“Believe me, my young friend, there is nothing – absolutely nothing – half so much worth doing as simply messing about in boats”. So said Kenneth Graham in The Wind in the Willows and after a delightful week spent messing about in a rather lovely boat on the Canal du Midi, deep in the South of France, we couldn’t disagree. Though we’d had our moments!
This was our second trip with France’s most popular boating specialist, Nicols, having enjoyed pottering down the river Saône before, so we reckoned we knew what to expect – or did we?
The boat that everyone wanted to be on
Our Estivale Quattro S boat was as squeaky-clean, sleek, well-laid-out and well-equipped as before. The stern deck, spacious living area and kitchen, with its full-size fridge-freezer were all conveniently on one level, while a step-down led to the full-height master cabin, en suite with an enclosed shower (no soggy shower curtains here), and the second bedroom, which we used as a dressing area and for luggage storage.
With just two of us aboard, we loved having so much space to move around in, with the pièce de resistance being the flying bridge, an outside upper deck from which you can steer the boat, so two of us could sit side-by-side in the sunshine and watch as the glorious canal-side scenery scrolled by. And among all the various vessels on the canal, it did seem to be our boat that was attracting a good few admiring glances.
A useful extra feature
The one thing that was different this time round was that the boat came with bow-thrusters. These are like little side propulsion units at the front of the boat that add extra manoeuvrability. And we soon appreciated why this time they were included. Because we’d chosen a section of the Canal du Midi that entailed passing through 56 locks in just six days.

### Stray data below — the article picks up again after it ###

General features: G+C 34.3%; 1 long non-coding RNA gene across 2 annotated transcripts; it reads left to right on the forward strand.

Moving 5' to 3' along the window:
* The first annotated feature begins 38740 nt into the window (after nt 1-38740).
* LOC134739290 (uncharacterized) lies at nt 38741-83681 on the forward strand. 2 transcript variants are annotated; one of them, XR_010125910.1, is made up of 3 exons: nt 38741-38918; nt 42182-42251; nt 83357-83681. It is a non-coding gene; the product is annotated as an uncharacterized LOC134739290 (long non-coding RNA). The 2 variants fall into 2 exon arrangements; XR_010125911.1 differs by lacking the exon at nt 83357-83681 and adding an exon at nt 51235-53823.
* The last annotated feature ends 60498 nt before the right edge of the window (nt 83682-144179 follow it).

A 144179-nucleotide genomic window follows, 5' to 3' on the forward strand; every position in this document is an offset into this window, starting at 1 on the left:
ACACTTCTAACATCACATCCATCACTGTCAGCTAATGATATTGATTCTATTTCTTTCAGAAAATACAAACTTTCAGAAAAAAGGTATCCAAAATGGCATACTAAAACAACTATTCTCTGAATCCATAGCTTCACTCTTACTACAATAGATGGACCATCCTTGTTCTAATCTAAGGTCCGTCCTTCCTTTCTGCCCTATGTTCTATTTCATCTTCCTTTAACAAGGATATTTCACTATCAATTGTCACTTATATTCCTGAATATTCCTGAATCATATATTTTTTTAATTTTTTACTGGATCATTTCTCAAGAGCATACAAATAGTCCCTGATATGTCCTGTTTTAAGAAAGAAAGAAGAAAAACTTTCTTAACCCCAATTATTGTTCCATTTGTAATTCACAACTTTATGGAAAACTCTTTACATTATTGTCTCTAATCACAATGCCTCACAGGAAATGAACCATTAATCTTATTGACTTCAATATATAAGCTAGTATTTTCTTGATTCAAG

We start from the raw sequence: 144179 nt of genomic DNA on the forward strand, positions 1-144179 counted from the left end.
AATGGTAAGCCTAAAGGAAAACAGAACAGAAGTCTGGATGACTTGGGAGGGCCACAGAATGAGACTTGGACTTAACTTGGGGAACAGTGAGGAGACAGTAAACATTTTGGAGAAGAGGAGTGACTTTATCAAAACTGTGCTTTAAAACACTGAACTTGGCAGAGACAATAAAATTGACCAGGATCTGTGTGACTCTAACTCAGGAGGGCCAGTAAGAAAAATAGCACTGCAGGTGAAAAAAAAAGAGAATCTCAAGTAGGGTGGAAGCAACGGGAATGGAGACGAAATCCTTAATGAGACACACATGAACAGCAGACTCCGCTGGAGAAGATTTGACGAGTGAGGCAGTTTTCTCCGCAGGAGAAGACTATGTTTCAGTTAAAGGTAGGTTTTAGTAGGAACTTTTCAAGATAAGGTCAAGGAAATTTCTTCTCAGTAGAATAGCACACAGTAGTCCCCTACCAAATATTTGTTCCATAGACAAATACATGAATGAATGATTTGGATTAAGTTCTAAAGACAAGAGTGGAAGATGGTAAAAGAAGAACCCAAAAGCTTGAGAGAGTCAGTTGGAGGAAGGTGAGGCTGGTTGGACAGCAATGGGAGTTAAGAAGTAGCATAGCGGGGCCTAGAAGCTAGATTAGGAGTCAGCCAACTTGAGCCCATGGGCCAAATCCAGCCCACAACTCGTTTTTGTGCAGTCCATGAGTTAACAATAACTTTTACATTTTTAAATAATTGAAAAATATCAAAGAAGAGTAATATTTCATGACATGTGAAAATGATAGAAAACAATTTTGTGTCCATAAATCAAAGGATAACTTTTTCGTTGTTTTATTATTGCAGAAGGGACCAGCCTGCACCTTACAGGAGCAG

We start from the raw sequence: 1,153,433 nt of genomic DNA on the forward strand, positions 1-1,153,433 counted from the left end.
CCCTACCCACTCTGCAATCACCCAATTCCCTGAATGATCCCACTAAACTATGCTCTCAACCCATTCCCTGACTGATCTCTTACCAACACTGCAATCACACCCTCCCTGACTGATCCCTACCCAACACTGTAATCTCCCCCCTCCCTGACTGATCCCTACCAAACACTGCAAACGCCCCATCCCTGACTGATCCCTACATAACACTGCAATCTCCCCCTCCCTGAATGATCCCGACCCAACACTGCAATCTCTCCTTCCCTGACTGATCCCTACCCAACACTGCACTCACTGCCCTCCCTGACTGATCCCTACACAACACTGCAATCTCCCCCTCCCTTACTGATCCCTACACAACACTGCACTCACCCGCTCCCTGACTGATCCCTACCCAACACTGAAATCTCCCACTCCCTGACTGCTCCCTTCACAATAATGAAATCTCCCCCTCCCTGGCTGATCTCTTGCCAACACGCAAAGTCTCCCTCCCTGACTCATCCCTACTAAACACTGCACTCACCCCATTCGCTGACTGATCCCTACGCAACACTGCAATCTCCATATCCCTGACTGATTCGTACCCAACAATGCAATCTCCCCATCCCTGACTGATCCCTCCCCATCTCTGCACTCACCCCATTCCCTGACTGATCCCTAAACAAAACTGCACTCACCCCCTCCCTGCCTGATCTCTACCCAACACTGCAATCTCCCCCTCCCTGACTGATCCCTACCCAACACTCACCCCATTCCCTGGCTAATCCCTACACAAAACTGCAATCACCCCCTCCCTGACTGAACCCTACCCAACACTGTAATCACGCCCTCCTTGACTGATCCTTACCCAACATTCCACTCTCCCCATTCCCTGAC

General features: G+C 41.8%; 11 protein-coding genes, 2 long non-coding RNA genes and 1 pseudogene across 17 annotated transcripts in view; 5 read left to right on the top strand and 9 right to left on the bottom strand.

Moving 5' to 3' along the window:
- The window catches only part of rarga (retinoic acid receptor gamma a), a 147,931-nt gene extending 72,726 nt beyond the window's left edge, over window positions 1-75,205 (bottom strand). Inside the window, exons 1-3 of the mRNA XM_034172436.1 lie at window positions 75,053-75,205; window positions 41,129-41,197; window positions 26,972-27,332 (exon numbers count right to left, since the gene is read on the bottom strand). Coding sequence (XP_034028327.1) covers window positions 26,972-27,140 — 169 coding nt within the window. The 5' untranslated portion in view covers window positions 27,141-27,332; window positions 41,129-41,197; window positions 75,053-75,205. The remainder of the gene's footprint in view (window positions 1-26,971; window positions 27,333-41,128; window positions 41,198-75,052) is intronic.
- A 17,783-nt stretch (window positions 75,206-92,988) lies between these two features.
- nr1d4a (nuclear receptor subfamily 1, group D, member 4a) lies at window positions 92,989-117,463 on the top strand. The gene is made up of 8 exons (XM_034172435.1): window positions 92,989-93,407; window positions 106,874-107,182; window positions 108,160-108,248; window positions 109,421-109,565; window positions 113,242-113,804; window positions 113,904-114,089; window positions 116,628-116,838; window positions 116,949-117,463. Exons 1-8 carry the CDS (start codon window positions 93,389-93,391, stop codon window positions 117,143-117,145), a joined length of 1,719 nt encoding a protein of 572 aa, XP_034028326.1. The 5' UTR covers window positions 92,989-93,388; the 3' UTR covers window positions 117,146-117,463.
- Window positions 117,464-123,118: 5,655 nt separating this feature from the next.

It had all made sense when we booked. My other half is not the sort who enjoys sitting on a beach, but he’d loved getting to grips with the infrequent locks on our previous boat trip. But it was only when we looked through the detailed maps and notes helpfully provided by Nicols on the boat itself that the reality began to sink in.
Chocablock of locks
56 locks is quite a lot. But there really is plenty of time and no need to rush. And once we’d got into the rhythm of it, we did rather enjoy ticking off all the locks we passed through, some in ‘flights’ of three or four at a time so you end up about 40 feet below where you started. And hubbie really took to the bow-thruster gizmos that could turn the boat on a sixpence and made gliding into place in the locks a cinch (not that he’d admit it!).
We soon started looking forward to each new lock. Most could take up to four boats at the same time, and with helpful lockkeepers – as well as the other boat crews – to hand to help your boat get loosely tied-up, conversations started up easily and we met some lovely people en route. The camaraderie of boating crosses international boundaries and there was much sharing of tips on lunch stops, good restaurants and where to find the nearest supermarket. It was all surprisingly sociable!